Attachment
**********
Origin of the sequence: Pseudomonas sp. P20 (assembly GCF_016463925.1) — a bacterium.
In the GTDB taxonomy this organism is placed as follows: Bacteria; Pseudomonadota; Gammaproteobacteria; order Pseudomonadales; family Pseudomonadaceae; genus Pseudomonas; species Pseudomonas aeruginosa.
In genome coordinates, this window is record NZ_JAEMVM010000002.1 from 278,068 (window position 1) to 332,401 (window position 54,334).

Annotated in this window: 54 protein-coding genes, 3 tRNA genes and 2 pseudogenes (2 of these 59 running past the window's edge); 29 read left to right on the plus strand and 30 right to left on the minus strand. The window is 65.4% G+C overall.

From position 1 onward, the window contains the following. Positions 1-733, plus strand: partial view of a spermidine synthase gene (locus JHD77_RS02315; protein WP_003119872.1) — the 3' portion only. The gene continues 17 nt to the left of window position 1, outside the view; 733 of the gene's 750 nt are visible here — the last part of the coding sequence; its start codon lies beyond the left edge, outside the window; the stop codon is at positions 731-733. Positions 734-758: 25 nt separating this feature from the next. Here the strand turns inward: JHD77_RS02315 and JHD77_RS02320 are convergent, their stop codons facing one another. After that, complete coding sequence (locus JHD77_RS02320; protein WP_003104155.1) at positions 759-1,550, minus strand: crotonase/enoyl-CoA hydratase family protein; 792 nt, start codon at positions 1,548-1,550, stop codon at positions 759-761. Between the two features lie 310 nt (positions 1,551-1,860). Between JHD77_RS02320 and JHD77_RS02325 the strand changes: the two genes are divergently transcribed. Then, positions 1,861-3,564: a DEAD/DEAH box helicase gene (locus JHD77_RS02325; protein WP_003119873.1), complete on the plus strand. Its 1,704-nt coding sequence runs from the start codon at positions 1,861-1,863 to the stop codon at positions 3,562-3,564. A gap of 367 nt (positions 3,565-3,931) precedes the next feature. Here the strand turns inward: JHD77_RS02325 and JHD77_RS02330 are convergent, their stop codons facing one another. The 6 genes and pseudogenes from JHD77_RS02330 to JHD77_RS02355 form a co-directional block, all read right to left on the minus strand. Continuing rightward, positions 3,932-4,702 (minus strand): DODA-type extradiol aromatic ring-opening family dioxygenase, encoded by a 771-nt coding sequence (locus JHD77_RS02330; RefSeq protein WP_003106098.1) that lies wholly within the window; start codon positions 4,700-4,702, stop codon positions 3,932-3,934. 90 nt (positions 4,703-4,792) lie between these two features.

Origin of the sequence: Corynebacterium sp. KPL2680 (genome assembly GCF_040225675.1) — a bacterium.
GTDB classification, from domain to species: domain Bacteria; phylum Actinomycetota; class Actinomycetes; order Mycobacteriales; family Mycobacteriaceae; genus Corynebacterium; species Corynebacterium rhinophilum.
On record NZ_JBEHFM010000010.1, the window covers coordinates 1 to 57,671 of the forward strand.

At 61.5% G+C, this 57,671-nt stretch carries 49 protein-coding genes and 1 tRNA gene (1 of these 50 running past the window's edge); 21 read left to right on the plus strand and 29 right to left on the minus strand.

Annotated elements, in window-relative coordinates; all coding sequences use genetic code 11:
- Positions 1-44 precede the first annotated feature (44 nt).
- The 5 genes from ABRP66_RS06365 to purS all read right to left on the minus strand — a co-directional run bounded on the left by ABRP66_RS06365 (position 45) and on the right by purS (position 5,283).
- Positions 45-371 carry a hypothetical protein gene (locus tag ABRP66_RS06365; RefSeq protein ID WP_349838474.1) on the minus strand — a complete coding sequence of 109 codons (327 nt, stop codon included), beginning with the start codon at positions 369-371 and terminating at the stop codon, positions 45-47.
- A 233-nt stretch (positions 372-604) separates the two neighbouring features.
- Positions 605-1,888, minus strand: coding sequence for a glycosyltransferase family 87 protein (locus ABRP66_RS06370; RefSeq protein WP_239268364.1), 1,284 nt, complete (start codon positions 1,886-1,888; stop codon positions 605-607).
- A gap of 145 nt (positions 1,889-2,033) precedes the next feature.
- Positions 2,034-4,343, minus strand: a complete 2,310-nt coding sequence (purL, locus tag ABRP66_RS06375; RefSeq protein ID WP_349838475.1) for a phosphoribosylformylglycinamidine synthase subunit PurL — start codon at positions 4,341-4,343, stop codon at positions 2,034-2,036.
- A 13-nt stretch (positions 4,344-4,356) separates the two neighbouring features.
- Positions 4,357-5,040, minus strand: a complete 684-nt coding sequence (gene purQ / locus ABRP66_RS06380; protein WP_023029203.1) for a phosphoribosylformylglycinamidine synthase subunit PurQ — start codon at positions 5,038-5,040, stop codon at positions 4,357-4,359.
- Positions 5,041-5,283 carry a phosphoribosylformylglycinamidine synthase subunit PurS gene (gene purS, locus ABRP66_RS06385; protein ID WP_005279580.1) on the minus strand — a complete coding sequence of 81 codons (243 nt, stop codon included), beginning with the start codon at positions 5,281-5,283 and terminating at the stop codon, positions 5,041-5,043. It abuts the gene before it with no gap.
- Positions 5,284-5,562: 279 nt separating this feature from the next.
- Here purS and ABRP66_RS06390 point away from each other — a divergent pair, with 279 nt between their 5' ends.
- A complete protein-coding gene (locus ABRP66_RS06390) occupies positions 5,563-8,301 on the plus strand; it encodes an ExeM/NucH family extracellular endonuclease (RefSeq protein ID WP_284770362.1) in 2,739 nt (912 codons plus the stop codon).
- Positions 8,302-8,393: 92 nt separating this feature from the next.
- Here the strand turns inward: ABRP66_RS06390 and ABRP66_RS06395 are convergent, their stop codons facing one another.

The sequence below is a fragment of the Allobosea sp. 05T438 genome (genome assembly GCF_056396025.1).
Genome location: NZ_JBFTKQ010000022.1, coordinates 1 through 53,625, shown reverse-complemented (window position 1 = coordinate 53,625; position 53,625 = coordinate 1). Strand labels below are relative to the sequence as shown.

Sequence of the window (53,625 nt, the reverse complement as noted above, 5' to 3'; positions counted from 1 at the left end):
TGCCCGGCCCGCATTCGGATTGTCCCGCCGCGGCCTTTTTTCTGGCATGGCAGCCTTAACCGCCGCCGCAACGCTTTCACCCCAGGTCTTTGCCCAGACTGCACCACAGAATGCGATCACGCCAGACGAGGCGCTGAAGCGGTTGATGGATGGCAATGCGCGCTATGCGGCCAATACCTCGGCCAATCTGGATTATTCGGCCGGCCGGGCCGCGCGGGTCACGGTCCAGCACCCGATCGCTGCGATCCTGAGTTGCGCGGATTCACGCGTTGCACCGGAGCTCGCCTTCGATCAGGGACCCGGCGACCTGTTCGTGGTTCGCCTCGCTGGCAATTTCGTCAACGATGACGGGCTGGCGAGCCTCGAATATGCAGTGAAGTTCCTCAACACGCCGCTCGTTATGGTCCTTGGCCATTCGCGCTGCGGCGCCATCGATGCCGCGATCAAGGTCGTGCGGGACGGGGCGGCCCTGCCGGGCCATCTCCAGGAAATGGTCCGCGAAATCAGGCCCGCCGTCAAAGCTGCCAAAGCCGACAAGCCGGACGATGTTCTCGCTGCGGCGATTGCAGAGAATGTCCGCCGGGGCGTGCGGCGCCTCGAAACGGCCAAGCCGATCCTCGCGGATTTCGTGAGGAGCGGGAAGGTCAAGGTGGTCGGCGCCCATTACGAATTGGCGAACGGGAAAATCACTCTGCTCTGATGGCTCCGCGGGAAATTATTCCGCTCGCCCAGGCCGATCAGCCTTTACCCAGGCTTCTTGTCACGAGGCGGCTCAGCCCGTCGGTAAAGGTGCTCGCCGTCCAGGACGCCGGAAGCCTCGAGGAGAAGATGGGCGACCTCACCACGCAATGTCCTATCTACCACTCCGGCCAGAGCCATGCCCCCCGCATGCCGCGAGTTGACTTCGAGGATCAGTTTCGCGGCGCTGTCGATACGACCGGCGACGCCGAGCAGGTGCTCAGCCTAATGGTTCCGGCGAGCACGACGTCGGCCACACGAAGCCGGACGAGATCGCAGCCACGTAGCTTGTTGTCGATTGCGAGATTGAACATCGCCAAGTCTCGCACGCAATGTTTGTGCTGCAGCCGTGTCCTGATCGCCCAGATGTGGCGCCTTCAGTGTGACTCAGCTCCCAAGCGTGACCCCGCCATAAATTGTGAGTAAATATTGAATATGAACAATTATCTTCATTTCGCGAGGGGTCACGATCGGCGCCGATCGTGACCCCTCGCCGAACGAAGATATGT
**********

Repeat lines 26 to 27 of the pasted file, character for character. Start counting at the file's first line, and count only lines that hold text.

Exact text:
The sequence below is a fragment of the Allobosea sp. 05T438 genome (genome assembly GCF_056396025.1).
Genome location: NZ_JBFTKQ010000022.1, coordinates 1 through 53,625, shown reverse-complemented (window position 1 = coordinate 53,625; position 53,625 = coordinate 1). Strand labels below are relative to the sequence as shown.